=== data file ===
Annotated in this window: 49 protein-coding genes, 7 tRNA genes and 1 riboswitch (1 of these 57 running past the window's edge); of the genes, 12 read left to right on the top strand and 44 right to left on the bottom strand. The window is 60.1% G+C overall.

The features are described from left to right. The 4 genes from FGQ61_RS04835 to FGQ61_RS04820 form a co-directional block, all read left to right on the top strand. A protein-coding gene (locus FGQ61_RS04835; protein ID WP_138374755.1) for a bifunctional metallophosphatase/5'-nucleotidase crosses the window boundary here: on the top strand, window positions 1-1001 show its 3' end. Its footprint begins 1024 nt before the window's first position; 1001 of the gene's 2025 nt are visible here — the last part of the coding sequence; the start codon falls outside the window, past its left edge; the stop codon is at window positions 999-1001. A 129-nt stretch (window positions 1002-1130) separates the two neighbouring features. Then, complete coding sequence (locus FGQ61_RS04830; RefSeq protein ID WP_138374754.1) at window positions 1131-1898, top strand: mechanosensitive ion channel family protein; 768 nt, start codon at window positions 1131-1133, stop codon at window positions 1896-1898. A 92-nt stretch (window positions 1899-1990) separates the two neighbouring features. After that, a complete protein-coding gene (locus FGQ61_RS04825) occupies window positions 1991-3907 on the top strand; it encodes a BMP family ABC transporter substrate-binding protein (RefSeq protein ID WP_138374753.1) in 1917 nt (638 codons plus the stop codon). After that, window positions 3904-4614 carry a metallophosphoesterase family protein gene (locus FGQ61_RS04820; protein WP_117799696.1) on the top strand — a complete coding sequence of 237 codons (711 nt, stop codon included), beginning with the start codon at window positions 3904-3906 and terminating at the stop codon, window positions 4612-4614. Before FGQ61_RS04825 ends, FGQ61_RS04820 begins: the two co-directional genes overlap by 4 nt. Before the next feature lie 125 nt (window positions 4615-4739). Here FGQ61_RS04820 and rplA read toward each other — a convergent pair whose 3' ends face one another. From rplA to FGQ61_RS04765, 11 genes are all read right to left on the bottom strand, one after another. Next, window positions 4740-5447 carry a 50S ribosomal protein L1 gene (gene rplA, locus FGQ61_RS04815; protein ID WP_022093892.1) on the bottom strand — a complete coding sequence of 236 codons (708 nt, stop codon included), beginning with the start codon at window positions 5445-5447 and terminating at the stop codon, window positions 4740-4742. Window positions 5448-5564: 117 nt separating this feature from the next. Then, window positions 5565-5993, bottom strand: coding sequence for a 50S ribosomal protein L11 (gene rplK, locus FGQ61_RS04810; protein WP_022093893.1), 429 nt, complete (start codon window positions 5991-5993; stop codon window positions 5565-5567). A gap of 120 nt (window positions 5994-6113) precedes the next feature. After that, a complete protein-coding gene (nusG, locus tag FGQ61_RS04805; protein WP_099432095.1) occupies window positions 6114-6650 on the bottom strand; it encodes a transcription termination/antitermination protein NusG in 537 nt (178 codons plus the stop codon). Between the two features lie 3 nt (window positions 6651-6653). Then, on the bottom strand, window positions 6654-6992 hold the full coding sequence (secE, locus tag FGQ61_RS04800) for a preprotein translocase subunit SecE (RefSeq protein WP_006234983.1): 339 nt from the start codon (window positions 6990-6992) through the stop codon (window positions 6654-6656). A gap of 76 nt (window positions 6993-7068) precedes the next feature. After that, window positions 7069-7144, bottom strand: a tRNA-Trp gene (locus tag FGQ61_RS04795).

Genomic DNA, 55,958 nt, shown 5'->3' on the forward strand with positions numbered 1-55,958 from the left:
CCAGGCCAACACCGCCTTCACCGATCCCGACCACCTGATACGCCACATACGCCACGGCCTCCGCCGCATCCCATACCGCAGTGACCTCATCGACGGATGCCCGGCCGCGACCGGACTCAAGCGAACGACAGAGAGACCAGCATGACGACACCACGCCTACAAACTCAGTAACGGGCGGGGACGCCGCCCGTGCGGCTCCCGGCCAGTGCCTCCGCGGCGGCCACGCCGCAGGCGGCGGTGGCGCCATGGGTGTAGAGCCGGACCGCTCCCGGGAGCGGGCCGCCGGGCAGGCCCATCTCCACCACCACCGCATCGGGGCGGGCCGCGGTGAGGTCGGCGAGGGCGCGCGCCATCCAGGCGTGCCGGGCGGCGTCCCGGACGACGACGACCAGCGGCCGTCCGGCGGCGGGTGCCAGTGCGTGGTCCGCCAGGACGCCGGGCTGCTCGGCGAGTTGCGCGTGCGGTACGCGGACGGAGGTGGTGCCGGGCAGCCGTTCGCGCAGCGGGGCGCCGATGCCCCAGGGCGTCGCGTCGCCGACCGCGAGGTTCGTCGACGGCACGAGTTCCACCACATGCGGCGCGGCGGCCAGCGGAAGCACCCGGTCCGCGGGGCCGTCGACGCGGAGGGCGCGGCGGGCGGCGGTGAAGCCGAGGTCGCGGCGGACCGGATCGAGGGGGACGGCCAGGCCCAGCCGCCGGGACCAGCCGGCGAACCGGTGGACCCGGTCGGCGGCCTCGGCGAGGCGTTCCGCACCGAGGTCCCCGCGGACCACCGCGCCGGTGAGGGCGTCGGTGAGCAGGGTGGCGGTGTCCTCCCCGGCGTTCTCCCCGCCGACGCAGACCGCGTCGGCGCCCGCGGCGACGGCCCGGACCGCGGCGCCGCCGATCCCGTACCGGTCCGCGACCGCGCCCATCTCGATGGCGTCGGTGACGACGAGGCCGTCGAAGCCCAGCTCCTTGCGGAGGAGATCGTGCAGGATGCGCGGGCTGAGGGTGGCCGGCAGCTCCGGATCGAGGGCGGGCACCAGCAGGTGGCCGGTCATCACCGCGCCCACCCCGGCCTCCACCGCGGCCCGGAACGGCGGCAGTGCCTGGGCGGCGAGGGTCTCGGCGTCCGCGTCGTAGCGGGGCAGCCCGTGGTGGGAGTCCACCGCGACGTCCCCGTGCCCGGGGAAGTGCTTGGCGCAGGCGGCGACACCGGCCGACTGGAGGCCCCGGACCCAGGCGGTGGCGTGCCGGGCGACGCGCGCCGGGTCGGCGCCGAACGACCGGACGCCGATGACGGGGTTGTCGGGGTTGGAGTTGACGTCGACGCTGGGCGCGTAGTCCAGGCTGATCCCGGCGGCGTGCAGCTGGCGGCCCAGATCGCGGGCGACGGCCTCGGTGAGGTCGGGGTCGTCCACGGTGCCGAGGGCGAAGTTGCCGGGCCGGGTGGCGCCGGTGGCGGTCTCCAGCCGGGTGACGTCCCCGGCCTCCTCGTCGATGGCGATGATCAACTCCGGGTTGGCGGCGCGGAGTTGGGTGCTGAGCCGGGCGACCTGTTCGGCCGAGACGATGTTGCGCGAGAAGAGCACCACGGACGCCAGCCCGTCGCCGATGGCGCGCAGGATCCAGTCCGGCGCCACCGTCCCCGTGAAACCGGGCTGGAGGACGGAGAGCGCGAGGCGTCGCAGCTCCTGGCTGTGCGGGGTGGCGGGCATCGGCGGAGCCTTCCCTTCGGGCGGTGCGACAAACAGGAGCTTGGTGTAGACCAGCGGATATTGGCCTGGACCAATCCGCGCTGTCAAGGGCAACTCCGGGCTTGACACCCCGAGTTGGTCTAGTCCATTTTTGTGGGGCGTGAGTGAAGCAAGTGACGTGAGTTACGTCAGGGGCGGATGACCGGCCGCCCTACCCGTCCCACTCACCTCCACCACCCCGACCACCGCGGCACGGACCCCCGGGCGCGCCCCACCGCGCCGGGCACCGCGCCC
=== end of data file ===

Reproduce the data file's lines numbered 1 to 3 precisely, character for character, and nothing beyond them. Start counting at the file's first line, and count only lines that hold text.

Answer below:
Annotated in this window: 49 protein-coding genes, 7 tRNA genes and 1 riboswitch (1 of these 57 running past the window's edge); of the genes, 12 read left to right on the top strand and 44 right to left on the bottom strand. The window is 60.1% G+C overall.

The features are described from left to right. The 4 genes from FGQ61_RS04835 to FGQ61_RS04820 form a co-directional block, all read left to right on the top strand. A protein-coding gene (locus FGQ61_RS04835; protein ID WP_138374755.1) for a bifunctional metallophosphatase/5'-nucleotidase crosses the window boundary here: on the top strand, window positions 1-1001 show its 3' end. Its footprint begins 1024 nt before the window's first position; 1001 of the gene's 2025 nt are visible here — the last part of the coding sequence; the start codon falls outside the window, past its left edge; the stop codon is at window positions 999-1001. A 129-nt stretch (window positions 1002-1130) separates the two neighbouring features. Then, complete coding sequence (locus FGQ61_RS04830; RefSeq protein ID WP_138374754.1) at window positions 1131-1898, top strand: mechanosensitive ion channel family protein; 768 nt, start codon at window positions 1131-1133, stop codon at window positions 1896-1898. A 92-nt stretch (window positions 1899-1990) separates the two neighbouring features. After that, a complete protein-coding gene (locus FGQ61_RS04825) occupies window positions 1991-3907 on the top strand; it encodes a BMP family ABC transporter substrate-binding protein (RefSeq protein ID WP_138374753.1) in 1917 nt (638 codons plus the stop codon). After that, window positions 3904-4614 carry a metallophosphoesterase family protein gene (locus FGQ61_RS04820; protein WP_117799696.1) on the top strand — a complete coding sequence of 237 codons (711 nt, stop codon included), beginning with the start codon at window positions 3904-3906 and terminating at the stop codon, window positions 4612-4614. Before FGQ61_RS04825 ends, FGQ61_RS04820 begins: the two co-directional genes overlap by 4 nt. Before the next feature lie 125 nt (window positions 4615-4739). Here FGQ61_RS04820 and rplA read toward each other — a convergent pair whose 3' ends face one another. From rplA to FGQ61_RS04765, 11 genes are all read right to left on the bottom strand, one after another. Next, window positions 4740-5447 carry a 50S ribosomal protein L1 gene (gene rplA, locus FGQ61_RS04815; protein ID WP_022093892.1) on the bottom strand — a complete coding sequence of 236 codons (708 nt, stop codon included), beginning with the start codon at window positions 5445-5447 and terminating at the stop codon, window positions 4740-4742. Window positions 5448-5564: 117 nt separating this feature from the next. Then, window positions 5565-5993, bottom strand: coding sequence for a 50S ribosomal protein L11 (gene rplK, locus FGQ61_RS04810; protein WP_022093893.1), 429 nt, complete (start codon window positions 5991-5993; stop codon window positions 5565-5567). A gap of 120 nt (window positions 5994-6113) precedes the next feature. After that, a complete protein-coding gene (nusG, locus tag FGQ61_RS04805; protein WP_099432095.1) occupies window positions 6114-6650 on the bottom strand; it encodes a transcription termination/antitermination protein NusG in 537 nt (178 codons plus the stop codon). Between the two features lie 3 nt (window positions 6651-6653). Then, on the bottom strand, window positions 6654-6992 hold the full coding sequence (secE, locus tag FGQ61_RS04800) for a preprotein translocase subunit SecE (RefSeq protein WP_006234983.1): 339 nt from the start codon (window positions 6990-6992) through the stop codon (window positions 6654-6656). A gap of 76 nt (window positions 6993-7068) precedes the next feature. After that, window positions 7069-7144, bottom strand: a tRNA-Trp gene (locus tag FGQ61_RS04795).

Genomic DNA, 55,958 nt, shown 5'->3' on the forward strand with positions numbered 1-55,958 from the left: